In an effort to improve hydrocarbon recovery in unconventional formations, a new stimulation method was developed to take advantage of microtectonic forces created during the hydraulic fracturing process which modify the local stress anisotropy near the wellbore for a short period of time. Because of the temporary changes in the rock stress landscape from creating and extending an initial hydraulic fracture, a brief time window exists following that fracture creation wherein a secondary hydraulic fracture can be created in a similar location in a completely different direction. The second fracture provides direct connectivity to previously unattainable locations in the formation. As a result of the increased formation connectivity, a significant increase in well production is achievable. This new stimulation method greatly enhances the state-of-the-art in hydraulic fracturing, and challenges the industry to develop improved understanding of not only the static behavior of formation rocks, but also their transient behavior.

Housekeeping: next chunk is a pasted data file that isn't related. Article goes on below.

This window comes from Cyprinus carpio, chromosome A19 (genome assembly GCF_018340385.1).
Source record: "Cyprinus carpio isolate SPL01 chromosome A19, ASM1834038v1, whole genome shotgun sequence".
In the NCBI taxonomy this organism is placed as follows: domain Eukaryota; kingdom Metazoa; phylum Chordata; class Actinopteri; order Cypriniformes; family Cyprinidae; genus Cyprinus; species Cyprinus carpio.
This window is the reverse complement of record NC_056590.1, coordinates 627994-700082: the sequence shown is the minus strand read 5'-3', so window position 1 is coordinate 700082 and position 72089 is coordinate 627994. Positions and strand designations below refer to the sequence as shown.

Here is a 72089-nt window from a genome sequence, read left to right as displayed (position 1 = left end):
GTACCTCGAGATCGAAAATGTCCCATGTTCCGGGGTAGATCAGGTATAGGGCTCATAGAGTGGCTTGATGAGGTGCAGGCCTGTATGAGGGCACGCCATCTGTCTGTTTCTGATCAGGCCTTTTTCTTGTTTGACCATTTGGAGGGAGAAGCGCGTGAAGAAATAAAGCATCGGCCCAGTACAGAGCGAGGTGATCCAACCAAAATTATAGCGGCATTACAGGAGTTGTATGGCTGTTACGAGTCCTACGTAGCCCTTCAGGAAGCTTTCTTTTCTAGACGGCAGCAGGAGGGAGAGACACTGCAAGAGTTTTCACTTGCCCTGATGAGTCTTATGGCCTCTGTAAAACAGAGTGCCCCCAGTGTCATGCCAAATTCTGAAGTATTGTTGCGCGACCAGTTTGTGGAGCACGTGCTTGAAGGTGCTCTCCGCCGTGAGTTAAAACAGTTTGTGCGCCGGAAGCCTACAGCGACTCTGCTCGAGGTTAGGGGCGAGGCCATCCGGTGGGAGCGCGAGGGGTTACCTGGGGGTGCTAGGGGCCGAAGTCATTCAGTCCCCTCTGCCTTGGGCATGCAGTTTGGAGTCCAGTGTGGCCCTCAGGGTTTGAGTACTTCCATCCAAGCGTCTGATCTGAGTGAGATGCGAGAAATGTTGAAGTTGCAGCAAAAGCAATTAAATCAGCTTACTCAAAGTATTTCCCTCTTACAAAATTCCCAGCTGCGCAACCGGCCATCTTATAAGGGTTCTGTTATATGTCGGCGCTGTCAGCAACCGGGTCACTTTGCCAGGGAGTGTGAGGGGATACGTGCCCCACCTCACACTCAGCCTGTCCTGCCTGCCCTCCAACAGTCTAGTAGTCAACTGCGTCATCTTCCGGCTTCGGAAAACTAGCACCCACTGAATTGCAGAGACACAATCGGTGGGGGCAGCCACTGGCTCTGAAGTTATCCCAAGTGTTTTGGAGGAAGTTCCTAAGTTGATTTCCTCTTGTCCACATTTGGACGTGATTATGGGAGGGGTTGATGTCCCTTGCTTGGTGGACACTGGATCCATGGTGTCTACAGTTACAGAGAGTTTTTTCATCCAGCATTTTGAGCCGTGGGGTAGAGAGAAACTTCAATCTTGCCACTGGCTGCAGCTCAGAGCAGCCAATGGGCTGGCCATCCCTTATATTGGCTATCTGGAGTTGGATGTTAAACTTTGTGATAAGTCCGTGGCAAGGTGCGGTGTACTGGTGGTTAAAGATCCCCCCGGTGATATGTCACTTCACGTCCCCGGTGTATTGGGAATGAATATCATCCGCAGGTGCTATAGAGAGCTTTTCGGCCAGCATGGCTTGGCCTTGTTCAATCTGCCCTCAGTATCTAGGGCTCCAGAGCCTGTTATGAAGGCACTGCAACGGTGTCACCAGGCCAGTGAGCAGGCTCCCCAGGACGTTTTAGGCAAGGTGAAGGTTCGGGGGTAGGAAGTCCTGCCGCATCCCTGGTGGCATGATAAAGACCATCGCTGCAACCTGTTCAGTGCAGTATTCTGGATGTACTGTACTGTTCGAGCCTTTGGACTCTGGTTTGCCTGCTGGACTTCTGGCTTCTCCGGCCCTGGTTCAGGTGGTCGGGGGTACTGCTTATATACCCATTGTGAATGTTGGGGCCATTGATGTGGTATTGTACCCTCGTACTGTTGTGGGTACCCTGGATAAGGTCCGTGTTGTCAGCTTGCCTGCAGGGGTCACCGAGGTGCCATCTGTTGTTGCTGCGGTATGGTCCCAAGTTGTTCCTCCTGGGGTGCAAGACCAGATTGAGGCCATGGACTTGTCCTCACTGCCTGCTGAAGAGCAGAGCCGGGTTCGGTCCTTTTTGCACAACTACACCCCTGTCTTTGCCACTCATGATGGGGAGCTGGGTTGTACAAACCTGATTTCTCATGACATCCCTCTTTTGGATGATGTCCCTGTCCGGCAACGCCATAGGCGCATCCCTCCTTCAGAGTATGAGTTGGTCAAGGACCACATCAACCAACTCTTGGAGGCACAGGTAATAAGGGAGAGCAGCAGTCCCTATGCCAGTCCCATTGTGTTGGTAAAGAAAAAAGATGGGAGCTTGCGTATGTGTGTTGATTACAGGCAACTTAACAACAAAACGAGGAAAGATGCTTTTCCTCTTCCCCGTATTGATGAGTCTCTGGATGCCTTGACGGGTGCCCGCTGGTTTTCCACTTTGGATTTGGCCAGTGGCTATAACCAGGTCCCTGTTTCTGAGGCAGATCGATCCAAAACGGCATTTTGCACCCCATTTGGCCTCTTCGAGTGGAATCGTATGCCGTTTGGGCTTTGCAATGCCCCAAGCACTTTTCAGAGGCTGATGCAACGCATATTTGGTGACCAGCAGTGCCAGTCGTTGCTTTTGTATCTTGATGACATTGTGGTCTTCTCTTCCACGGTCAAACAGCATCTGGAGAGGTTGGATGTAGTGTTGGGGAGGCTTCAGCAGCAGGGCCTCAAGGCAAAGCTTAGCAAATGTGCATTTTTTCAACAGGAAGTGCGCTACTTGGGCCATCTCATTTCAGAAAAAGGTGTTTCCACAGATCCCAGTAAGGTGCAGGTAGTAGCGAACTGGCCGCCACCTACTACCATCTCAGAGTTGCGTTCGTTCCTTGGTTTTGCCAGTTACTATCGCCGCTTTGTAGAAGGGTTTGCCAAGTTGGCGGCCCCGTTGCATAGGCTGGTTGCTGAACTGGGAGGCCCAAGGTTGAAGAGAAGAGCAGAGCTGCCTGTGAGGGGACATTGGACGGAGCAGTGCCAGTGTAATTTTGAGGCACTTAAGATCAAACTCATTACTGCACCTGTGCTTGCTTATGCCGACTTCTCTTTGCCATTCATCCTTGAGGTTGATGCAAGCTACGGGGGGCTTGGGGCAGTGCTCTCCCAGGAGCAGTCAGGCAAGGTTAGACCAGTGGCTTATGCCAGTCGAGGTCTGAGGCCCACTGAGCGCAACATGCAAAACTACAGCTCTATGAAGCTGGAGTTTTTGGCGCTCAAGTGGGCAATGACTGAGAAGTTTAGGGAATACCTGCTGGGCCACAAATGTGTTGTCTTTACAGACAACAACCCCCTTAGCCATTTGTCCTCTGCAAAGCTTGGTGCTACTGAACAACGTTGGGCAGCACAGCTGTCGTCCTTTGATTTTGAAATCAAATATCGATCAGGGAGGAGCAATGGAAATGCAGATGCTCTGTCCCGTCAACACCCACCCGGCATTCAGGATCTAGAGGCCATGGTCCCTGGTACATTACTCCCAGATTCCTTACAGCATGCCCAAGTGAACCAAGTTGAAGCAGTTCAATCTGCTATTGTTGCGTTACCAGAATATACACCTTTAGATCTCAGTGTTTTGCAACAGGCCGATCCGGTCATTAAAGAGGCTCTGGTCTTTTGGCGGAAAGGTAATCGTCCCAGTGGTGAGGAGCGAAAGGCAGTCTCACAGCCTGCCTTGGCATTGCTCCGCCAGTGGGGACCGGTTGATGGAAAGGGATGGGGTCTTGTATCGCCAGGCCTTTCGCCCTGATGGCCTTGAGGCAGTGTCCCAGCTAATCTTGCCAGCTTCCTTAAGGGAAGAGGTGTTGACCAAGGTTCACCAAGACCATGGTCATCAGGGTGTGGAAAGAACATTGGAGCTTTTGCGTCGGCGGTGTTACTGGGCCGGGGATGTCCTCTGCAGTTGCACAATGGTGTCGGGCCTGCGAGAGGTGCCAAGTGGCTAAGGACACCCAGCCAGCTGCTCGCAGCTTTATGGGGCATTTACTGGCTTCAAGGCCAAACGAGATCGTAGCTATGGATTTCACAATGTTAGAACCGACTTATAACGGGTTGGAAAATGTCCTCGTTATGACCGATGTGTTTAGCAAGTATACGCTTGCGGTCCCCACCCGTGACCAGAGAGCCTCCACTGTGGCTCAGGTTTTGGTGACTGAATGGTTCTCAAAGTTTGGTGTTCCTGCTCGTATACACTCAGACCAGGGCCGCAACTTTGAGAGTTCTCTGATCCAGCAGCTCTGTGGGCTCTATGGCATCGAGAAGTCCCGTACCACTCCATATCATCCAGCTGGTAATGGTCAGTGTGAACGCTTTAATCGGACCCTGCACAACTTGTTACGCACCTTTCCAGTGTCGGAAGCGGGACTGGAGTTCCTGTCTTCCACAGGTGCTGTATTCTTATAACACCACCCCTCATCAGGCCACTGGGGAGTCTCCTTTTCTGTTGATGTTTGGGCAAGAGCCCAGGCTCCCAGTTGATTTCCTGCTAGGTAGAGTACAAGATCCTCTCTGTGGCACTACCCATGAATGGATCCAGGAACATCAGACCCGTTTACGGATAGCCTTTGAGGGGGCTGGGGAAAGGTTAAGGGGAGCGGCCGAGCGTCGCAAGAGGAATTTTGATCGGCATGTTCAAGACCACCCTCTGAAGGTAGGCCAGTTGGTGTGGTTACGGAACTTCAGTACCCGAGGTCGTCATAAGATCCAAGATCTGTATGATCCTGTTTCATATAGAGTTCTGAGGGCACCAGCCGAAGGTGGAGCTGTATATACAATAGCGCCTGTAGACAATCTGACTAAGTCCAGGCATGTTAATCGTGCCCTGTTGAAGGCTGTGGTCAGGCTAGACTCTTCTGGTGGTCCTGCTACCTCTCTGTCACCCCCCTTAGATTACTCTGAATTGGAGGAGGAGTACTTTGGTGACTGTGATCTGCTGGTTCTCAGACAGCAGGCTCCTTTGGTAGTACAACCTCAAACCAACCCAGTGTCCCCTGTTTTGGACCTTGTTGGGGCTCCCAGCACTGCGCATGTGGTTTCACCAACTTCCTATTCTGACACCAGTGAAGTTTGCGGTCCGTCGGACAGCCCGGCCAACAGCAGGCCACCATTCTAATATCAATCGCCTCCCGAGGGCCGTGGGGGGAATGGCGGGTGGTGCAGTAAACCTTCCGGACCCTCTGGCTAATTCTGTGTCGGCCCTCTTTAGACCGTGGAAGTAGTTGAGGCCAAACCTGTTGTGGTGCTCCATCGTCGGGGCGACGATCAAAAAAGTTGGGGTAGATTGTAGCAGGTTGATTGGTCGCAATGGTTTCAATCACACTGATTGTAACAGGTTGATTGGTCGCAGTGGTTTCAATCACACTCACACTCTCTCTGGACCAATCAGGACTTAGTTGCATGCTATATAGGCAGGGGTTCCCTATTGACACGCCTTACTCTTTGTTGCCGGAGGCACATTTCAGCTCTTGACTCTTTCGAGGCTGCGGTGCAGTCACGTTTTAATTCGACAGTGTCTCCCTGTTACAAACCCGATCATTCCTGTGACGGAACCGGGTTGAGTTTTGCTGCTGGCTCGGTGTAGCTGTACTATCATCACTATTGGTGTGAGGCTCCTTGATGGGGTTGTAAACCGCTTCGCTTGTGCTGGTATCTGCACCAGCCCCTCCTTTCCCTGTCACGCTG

This paper presents operational recommendations for conducting a multioriented hydraulic fracture (MOHF) treatment using abrasive hydra-jet assisted pinpoint hydraulic fracturing, a financial evaluation of the potential benefits of the MOHF process, and the results from a novel transient three dimensional (3D) geomechanics computational simulation of the creation of dual fractures in a formation. Details of the model are provided in addition to recommendations for improving the accuracy of the model for future application.

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